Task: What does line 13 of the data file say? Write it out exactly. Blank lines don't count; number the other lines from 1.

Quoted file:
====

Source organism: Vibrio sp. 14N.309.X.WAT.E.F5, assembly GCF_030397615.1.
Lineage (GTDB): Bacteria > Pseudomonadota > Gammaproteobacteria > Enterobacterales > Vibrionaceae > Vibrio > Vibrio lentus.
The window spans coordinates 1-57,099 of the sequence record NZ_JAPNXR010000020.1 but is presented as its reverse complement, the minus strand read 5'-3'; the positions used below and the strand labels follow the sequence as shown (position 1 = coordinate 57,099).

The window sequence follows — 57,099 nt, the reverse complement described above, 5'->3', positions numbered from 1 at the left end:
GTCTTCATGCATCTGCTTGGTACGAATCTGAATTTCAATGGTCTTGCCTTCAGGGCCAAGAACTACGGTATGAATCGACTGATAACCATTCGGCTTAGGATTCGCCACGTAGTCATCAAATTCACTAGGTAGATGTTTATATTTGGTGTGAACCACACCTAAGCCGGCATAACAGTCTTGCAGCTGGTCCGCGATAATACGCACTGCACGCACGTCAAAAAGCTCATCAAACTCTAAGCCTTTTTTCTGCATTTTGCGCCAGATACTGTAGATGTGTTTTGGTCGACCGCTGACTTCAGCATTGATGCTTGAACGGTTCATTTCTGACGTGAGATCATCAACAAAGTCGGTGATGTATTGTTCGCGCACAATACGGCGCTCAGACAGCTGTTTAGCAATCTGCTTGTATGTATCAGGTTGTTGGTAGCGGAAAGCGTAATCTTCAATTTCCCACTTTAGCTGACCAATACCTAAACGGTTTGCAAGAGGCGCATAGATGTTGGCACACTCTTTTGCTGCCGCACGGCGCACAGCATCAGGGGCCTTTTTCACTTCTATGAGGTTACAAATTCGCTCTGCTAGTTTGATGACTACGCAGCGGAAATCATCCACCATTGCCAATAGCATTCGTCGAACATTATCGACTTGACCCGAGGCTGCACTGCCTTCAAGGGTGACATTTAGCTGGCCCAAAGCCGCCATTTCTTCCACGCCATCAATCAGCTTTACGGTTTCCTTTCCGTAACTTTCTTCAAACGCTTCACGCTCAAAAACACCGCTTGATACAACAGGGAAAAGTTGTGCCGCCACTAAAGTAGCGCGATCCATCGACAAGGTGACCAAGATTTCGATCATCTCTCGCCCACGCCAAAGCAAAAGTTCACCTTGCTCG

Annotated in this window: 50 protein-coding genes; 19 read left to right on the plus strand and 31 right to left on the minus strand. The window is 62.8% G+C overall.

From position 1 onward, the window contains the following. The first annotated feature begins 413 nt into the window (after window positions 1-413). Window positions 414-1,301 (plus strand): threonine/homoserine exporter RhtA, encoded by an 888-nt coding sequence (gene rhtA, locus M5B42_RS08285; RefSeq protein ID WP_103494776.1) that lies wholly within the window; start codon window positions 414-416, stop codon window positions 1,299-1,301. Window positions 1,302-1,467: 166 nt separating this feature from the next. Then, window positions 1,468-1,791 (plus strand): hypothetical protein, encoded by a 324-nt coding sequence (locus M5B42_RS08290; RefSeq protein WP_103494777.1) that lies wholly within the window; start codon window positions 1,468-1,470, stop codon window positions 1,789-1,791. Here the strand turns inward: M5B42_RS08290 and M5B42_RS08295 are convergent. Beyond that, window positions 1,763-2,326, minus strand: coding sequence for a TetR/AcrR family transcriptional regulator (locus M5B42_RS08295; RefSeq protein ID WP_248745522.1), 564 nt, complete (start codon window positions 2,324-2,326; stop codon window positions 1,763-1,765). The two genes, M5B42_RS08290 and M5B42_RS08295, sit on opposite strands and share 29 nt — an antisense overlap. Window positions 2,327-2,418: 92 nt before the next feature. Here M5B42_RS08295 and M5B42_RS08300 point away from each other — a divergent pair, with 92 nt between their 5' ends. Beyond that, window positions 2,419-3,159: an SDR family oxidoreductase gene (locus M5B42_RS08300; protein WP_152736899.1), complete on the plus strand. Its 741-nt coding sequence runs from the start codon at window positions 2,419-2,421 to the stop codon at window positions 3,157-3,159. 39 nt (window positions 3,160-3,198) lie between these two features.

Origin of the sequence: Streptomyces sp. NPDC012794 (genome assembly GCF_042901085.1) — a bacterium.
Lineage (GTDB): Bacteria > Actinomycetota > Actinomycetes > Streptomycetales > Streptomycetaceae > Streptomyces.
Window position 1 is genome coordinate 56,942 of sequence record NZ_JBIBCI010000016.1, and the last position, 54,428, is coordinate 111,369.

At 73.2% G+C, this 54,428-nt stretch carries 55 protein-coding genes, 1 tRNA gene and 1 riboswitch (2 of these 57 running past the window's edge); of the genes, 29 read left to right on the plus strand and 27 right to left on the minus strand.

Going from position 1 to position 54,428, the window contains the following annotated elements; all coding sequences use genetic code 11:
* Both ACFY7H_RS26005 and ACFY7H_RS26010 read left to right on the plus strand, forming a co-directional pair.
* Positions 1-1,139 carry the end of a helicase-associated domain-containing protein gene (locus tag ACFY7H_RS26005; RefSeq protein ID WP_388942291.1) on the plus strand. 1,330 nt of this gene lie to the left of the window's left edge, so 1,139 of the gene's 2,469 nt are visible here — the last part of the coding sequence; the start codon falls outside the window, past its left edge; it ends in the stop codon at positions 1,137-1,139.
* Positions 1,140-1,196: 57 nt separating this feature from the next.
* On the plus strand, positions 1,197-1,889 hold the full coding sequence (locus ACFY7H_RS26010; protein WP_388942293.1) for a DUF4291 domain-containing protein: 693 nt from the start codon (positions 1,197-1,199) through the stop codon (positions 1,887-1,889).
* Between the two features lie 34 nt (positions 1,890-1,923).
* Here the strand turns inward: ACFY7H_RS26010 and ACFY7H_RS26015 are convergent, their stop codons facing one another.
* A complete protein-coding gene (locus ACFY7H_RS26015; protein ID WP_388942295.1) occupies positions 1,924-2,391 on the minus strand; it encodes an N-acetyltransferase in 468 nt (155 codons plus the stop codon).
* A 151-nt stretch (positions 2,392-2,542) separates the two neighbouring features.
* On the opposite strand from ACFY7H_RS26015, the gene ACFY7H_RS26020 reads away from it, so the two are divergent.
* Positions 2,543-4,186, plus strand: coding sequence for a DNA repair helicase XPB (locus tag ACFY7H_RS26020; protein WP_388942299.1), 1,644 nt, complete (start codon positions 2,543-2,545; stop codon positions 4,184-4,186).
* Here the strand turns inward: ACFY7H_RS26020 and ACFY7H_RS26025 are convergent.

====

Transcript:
* Both ACFY7H_RS26005 and ACFY7H_RS26010 read left to right on the plus strand, forming a co-directional pair.